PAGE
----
These deaths look brutal and they really undermine America’s pretension to speak for the rest of the world, to speak for the free world and so on. And that’s been a historical problem. That was true in the Civil Rights period when one of Kennedy's advisors said, “Our friends are embarrassed and our enemies are delighted” when they see these pictures.
So, what we see isn't entirely foreign apart from the lethal nature.
GSM: What does the U.S. need to do beyond reforming police, which goes without saying, to conquer racism, and imagine this world, if it is possible, what are some of the steps you would recommend?
GY: I think that urban America, inner-city America needs a Marshall Plan; it needs to make a massive priority to understand that this is for everybody, everybody’s benefit. I think that’s possible. I think America is the richest country in the world. I am constantly, when I’m asked about the prospects for gun reform, I say, “If you can elect Obama twice and then you can elect Donald Trump, you can do anything.” And, so that would be where I would start, a massive economic and social investment in the country’s inner cities.”
GSM: I strongly agree with that approach.
GSM: What role do you think higher education plays in transforming society in matters of social and racial injustice?
GY: I think higher education can be like the crucible for some kind of meritocracy, that, if you can get the grades, if you can overcome the difficulties of being poor or going to a terrible school, sufficiently to get into higher education, then at that point, there is the chance for you, first of all, to mix with people of all different backgrounds, and that is true for the rich as well as the poor, but secondly, to use your smarts to excel as much as is possible.
Now that’s not going to work for everybody. There still will be discrimination. Professors get stopped and searched. It’s no guarantee that you won’t face racism. But it leaves you equipped to engage. And without that, without the possibility of people knowing that they can get on, then what do they have to lose? The quote which I will mangle somewhat from James Baldwin, “There’s nothing so dangerous as a man who has nothing to lose. You do not need 10 man, only one will do.” And higher education is a place where you can get a foothold.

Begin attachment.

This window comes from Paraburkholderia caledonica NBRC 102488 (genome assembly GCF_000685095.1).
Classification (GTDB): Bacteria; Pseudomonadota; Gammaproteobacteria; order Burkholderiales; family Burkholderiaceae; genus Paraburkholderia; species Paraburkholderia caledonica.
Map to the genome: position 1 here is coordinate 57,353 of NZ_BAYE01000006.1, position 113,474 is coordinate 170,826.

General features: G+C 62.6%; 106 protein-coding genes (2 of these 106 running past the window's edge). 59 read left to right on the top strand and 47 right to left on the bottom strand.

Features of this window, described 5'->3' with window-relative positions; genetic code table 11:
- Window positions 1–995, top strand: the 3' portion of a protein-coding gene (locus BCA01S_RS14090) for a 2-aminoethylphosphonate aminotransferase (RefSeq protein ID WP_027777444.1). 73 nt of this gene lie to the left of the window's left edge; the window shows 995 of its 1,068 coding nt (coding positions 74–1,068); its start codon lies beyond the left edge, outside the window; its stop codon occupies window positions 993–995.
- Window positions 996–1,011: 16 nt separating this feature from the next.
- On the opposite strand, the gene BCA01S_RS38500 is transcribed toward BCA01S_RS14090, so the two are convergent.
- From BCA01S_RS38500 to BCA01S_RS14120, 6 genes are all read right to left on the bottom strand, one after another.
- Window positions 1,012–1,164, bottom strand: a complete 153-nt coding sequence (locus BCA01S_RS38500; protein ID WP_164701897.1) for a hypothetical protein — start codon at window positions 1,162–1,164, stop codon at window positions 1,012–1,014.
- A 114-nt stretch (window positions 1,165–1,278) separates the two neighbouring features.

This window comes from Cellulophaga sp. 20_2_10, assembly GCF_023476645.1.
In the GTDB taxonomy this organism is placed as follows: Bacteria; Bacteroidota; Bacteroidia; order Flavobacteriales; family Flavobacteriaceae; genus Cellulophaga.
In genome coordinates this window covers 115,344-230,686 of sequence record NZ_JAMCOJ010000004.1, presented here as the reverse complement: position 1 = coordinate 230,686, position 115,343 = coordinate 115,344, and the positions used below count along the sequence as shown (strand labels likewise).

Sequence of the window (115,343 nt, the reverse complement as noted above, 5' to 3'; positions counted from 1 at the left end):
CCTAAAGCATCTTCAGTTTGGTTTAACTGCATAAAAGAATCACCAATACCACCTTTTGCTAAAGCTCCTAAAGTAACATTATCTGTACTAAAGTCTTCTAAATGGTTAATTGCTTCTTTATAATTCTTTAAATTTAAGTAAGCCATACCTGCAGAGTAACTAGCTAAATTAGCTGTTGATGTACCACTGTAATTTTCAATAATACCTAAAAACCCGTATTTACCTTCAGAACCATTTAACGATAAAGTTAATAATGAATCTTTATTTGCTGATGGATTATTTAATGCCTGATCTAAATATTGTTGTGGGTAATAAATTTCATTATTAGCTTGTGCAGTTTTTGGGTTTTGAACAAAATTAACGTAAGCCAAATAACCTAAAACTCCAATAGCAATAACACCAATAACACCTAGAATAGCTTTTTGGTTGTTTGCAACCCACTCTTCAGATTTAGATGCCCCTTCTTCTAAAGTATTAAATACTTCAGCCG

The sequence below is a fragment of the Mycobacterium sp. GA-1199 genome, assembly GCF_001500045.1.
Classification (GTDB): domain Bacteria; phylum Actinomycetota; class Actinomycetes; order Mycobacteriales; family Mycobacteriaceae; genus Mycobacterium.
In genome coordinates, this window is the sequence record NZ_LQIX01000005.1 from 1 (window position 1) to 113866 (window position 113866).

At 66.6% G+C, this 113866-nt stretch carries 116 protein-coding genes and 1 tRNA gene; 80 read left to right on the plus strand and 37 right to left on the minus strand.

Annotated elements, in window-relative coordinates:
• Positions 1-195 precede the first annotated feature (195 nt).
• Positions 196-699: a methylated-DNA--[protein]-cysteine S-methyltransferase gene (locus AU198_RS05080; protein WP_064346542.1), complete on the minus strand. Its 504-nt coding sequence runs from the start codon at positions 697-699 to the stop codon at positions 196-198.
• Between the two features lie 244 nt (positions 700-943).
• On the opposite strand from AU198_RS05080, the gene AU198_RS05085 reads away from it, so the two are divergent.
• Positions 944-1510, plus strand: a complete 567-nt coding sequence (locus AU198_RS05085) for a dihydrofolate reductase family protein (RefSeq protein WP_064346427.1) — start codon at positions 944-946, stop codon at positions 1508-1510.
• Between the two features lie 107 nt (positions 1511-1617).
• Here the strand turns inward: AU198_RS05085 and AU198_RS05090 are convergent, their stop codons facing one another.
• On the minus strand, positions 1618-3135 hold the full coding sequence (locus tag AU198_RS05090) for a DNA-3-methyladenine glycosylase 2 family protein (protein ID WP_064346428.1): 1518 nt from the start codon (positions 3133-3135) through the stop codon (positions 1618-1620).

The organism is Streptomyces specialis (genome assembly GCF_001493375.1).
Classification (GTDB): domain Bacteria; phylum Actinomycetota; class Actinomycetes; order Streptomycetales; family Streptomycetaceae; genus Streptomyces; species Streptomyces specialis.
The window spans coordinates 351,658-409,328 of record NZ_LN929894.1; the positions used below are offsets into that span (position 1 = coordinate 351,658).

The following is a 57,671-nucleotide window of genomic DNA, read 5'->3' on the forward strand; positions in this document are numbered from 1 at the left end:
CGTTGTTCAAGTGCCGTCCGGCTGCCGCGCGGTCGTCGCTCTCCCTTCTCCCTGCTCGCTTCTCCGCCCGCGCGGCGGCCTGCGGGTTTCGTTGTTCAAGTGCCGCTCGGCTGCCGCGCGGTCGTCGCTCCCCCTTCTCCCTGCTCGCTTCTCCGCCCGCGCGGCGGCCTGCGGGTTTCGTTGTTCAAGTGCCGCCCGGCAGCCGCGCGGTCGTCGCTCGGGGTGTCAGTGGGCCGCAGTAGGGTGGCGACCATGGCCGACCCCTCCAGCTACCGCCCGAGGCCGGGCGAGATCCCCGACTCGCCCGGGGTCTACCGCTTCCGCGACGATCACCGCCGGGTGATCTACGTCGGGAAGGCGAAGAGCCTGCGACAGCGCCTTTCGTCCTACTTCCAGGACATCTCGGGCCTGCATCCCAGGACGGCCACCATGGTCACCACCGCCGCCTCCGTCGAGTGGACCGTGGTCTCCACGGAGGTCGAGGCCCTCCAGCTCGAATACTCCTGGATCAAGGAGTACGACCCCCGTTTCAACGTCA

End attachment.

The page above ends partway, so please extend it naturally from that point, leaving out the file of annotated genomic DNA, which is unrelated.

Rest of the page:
GSM: That assumes the onus is on us in higher education to preserve some equity in our own institutions as well, though, right?
GY: I think so, yeah. and to look not just for where people are but where they could be, to look for their potential as well as where they have arrived. I know people say, you know, “Pull yourself up by your bootstraps,” but some people were born with loafers. Some people were born without laces at all. And that doesn't mean that they couldn’t make it.
GSM: Where do you think America’s conversations and understanding about racism fall short, which allows racism to perpetuate?
GY: This is true for conversations about race and racism in most places, not just America. There is a squeamishness, first of all about the past, a desire not to talk, you know, why bring up old stuff, I don’t want to talk about what has happened, but just what will happen. And you can’t understand where we are unless you understand how we got here. And, so, that squeamishness, that kind of, people feeling uncomfortable about things that have happened, that is a major obstacle.
And, then I think there is kind of a desire, which is particularly American, to kind of wrap everything in the flag as quickly as you can, and to claim this exceptionalism where racism is understood as an aberration as opposed to actually a kind of, that it’s very difficult to understand America without it. And people take that personally. People take the conversation personally, as opposed to structurally. That, if one is to say that there is racism in America, that doesn’t mean that all Americans or even most Americans are racists. It means they live in country, that they were born into a country, where this sickness pervades. That doesn’t make them personally the people who are bad or wrong, but it means that if they take it personally, then immediately they say, “I haven’t done anything, I didn’t do anything.” Well, actually, first of all, you don’t have to do anything, but secondly, if you haven’t, then maybe you should do something.
I'm fond of saying, in Britain, that people will say, "We won the war," even if they didn't fight. And they will say, "We won the World Cup" — in 1966, the only time we won the World Cup — even if they didn't play. But when it comes to slavery or colonialism, everyone says, well, I didn't do that. Well, you didn't play in 1966, either. You didn't fight in the war, either. Power has many parents, but the brutality that it takes to acquire it is nearly always an orphan.
GSM: “It’s uncomfortable, and we have to have these uncomfortable conversations.
GY: I understand that, I understand why it's uncomfortable, but what we're seeing now is so much more uncomfortable than the conversation that we need to have.